On a return visit to Ferring Conservation Group Stuart Card gave an interesting and informative presentation, this time on Barn Owls and the vital work that is being carried out by the Sussex Barn Owl Study Group under the umbrella of the Sussex Ornithology Society.
Stuart shared his enthusiasm for this attractive little owl and began by advising members that populations had declined (it is believed that changing agricultural practices and the development of barns and old buildings could be the cause of this) while the introduction of owl nesting boxes is helping the species and encouragingly they are now recovering.
Stuart advised the audience that it is crucial to maintain ongoing and consistent monitoring of the Sussex Barn Owl population. The Study Group regularly ring birds and record their nest sites and are always on the lookout for volunteers to help erect new nest boxes. With around 90% of Barn Owls now breeding in nest boxes stringent management will enable these charming birds to thrive and increase in number.
Barn Owls are avid hunters and scour open grassland for small mammals such as voles, mice, shrews and rats assisted by their incredible long-distance vision, sensitive hearing and silent flight. Female Barn Owls are larger than males and usually breed between March and August (this usually depends on food supply). Around 4 to 6 eggs are laid, hatching just over a month later and chicks are ready to fledge at around two months old.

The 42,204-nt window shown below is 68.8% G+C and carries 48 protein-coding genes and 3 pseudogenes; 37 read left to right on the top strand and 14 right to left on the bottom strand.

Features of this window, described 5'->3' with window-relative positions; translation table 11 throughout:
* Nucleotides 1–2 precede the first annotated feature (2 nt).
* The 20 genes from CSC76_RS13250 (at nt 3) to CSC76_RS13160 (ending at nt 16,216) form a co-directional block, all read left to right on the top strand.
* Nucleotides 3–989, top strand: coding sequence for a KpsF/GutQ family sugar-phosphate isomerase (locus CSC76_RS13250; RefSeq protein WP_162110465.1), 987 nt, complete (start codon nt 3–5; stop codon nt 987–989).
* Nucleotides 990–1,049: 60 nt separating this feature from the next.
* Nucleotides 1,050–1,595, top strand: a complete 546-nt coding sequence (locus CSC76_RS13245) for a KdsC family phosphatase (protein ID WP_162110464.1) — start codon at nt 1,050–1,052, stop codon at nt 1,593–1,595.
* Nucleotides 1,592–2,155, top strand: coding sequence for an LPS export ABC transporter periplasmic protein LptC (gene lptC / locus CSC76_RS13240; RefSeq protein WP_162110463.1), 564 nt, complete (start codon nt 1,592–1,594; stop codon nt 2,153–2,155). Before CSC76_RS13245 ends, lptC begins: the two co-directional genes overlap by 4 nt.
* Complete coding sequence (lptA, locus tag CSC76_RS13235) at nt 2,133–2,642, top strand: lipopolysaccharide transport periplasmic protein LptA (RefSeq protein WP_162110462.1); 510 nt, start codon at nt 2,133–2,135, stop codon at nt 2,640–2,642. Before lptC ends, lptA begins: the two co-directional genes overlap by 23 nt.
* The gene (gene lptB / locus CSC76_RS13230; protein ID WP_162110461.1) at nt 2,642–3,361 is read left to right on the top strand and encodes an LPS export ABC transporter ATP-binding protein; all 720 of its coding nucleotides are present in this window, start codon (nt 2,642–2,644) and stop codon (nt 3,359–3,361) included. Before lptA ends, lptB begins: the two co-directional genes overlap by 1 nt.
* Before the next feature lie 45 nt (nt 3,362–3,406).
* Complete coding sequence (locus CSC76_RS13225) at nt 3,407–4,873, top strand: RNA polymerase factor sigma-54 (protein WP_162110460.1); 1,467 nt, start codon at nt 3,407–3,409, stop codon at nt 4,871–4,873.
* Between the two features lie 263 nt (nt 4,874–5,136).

Graham Tuppen took to the floor after a break for refreshments with news that he had ventured up to Highdown Gardens and had been amazed at the flowers of the Handkerchief Tree with its beautiful white flowers on display, his photograph did indeed look just like handkerchiefs hanging on its branches. Graham reported that Comfrey was growing amongst the Cow Parsley on the banks of the Rife and the Blackthorn and Hawthorn were in bloom. Yellow Flag Iris were in the Lagoons and Marsh Orchids were on display in this area too. A Mallard Duck with 4 ducklings were seen plus Moorhens with their young but sadly there had been a report of an injured Little Owl in the Plantation. There had also been a sighting of 3 dolphins around 200 metres out to sea off the Bluebird Café area of the beach.
Ed Miller concluded the May meeting with a planning update and advised the Group that a planning application had been submitted to Arun DC for rebuild of a property in Ferring Close and at 1, Sea Drive an additional house in the back garden. Ed advised that Persimmon were still awaiting a decision from the Court of Appeal regarding their further appeal.
Ed reported that apart from these it was ‘All quiet on the Western and Eastern Front’.